So load up your file(s) and name them using Adafruit’s convention (https://learn.adafruit.com/adafruit-audio-fx-sound-board/triggering-audio). Specifically, I named all my files using the "PlayRANDOMTrigger" naming convention, allowing the same pin (pin 1 in this case) to trigger any of the songs at random. So, my files are named T01RAND0.OGG, T01RAND1.OGG, T01RAND2.OGG, T01RAND3.OGG, etc.
To test it, I found the board wouldn’t work unless I ejected it and either ran it off the kitty’s power or connected the USB cable to a power-only charging adapter. So, do that, give it a test, and if it doesn’t work out connect it back to your computer and revisit the naming requirements.
Step 6: Testing and Reassembly
With your songs loaded and the board wired up, give the cat a few more tests running off its own power to make sure everything’s running right.
Also, if you're using the Line Out version of the Audio FX board like I am, you'll need to plug in a cable to extend from the output jack and down and out through the cat's leg. I used this low-profile splitter cable to help the cable fit and to give me a second output I could run to another speaker (or another cat).
Now comes what might be the trickiest part -- fitting everything back together. The Audio FX board is relatively small, but it needs to fit in an already crowded space. All I can say is, try your best and be patient. If you need to clip and extend a few wires to get the wiggle room necessary, don’t worry. No one’s going to see this mess.
Before screwing the cat’s chest back together, be sure to check that the metal pin hinge holding his neck is fitting the way it should, otherwise your cat will lose serious swagger.
Screw everything back together, pull the fur suit back on, and see how it looks. If you need to, use a little tacky/fabric glue to get the neck fur back in shape. I also used some on his ankle fur where the cable comes out, just to help conceal the plastic.
Step 7: Preparing Your Stereo
The line output coming from the cat's leg is suitable to connect to any stereo with an AUX input. But because I was taking this particular project out to a show & tell, I wanted to have the cat connected to his own little self-contained speaker system.
As a side-benefit, the speaker provided a nice platform for the cat.
Step 8: Take It (Fur)ther
In full disclosure, this is actually the second Too $hort cat I've built. For my first attempt, I really just wanted to add a better internal speaker and see how much that improved the sound. This way it could still be portable.
To do this, I used the amplifier version of Adafruit's Audio FX board and connected it to a sealed speaker I hot glued to the cat's crotch. It worked, but didn't provide as much impact as I was hoping. So for the version you see here I decided to rely on audio output to a nice amp/speaker combo. With some careful wiring, there's no reason you couldn't make a version that has both a better built-in speaker and audio output.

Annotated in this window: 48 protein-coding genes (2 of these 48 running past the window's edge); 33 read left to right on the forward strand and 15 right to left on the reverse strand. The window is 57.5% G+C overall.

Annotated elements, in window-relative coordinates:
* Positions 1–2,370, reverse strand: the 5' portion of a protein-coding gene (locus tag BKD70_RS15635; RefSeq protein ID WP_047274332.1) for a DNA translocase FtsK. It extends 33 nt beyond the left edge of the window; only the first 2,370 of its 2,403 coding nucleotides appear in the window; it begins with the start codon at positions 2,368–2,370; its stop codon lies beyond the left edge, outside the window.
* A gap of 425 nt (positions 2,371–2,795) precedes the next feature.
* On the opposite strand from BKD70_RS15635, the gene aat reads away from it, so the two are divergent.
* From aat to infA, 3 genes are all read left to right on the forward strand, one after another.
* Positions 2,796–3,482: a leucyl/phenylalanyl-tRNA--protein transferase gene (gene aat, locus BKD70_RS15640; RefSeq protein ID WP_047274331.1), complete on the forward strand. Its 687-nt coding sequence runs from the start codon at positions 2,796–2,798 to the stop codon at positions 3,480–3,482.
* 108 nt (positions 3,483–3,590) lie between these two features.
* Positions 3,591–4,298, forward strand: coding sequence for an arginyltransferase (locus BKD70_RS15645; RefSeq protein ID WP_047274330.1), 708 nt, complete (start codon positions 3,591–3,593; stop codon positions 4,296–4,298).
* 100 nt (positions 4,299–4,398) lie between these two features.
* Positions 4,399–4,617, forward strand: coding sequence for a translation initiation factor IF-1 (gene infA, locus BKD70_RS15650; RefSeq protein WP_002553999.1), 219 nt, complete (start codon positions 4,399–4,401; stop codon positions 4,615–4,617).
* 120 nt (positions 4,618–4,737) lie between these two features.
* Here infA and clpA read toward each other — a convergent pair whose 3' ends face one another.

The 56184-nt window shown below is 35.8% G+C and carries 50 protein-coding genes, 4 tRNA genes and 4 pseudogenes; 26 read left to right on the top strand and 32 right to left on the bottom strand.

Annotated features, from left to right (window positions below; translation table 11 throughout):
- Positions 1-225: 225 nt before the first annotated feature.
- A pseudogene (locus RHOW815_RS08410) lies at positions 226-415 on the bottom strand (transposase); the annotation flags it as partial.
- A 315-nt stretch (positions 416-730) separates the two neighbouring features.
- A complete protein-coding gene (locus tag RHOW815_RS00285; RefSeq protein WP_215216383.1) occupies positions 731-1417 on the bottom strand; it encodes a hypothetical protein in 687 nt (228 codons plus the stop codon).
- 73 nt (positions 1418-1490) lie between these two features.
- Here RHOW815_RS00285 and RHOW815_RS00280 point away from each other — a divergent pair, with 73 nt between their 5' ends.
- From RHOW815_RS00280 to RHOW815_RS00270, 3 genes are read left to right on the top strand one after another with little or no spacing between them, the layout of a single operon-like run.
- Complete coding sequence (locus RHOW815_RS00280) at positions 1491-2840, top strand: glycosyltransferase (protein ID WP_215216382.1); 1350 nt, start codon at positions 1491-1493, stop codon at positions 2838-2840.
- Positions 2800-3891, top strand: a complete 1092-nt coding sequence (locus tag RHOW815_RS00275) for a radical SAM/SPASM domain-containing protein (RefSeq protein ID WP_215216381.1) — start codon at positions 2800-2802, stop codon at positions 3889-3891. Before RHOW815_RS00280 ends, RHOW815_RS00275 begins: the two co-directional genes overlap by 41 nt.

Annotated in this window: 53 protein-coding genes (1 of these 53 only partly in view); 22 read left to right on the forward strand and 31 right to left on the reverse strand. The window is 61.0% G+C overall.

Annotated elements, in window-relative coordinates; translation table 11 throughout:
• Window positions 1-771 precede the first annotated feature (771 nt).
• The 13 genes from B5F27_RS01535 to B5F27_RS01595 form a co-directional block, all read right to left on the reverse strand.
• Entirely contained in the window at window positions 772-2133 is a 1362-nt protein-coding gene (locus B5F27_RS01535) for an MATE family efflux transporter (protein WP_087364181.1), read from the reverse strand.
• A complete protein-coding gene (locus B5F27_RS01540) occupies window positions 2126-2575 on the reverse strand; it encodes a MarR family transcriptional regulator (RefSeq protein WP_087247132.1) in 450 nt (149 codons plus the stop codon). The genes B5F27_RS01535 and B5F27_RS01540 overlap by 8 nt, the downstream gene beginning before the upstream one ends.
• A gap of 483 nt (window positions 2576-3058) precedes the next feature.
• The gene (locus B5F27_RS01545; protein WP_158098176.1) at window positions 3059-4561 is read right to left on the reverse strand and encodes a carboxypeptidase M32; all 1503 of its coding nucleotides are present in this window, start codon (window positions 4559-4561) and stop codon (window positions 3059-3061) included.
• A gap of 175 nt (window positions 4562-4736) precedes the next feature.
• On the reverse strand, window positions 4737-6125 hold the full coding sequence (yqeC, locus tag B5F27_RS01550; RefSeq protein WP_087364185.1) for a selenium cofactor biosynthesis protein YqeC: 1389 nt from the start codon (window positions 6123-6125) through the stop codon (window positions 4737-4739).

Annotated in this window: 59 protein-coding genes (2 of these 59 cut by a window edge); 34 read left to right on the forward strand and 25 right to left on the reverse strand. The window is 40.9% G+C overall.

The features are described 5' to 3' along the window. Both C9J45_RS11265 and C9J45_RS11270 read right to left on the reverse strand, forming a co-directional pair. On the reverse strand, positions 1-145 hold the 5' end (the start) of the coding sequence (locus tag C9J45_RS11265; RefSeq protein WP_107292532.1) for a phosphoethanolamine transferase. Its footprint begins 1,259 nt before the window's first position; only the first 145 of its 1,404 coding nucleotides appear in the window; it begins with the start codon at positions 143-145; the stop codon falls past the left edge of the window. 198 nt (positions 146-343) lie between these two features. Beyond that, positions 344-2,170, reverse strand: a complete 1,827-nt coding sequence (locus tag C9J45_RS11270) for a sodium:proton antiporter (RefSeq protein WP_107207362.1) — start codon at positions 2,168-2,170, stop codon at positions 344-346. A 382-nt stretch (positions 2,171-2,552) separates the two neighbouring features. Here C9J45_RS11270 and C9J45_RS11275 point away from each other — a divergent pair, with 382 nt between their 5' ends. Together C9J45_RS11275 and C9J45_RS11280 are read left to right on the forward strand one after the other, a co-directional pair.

As an optional step, you can drill a hole somewhere on the kitty and use Adafruit’s panel mount extension cable as a way to get at the Audio FX board’s USB connection without having to reopen the cat later if you feel compelled to replace the songs or tweak things. This way you can mount the USB connection on the outside of the cat. Alternatively, you could keep a USB cable connected and run it down the kitty’s leg or something.
I didn’t find it necessary as I was pretty committed to the idea of my cat playing nothing but Too $hort tunes. But maybe if you’re giving this as a gift or something and you want the recipient to be able to swap out songs without the grizzly scene of tearing the cat apart, do the right thing and mount a USB port on the outside.
I haven't even mentioned the beauty of using the audio splitter cable in the cat's leg! With the unused output, you can easily chain in an unmodified Party Animal and get them both dancing together!
Also, I think it would be a nice idea to wire a power switch that can actually stick out from the cat's fur, so you don't have to access the old switch under its fur anymore.
I’m already thinking of version 2.0. Don’t get me wrong, this cat slays me every time and brightens my day. But the audio quality could be much better. I’m thinking maybe I turn him into an integrated accessory for bigger speaker. Or maybe put him under glass with a speaker in the pedestal, and a fan in the base that blows around little fake $100 bills. I’d be curious to see what you guys do with it.
Thanks for checking out my Instructable.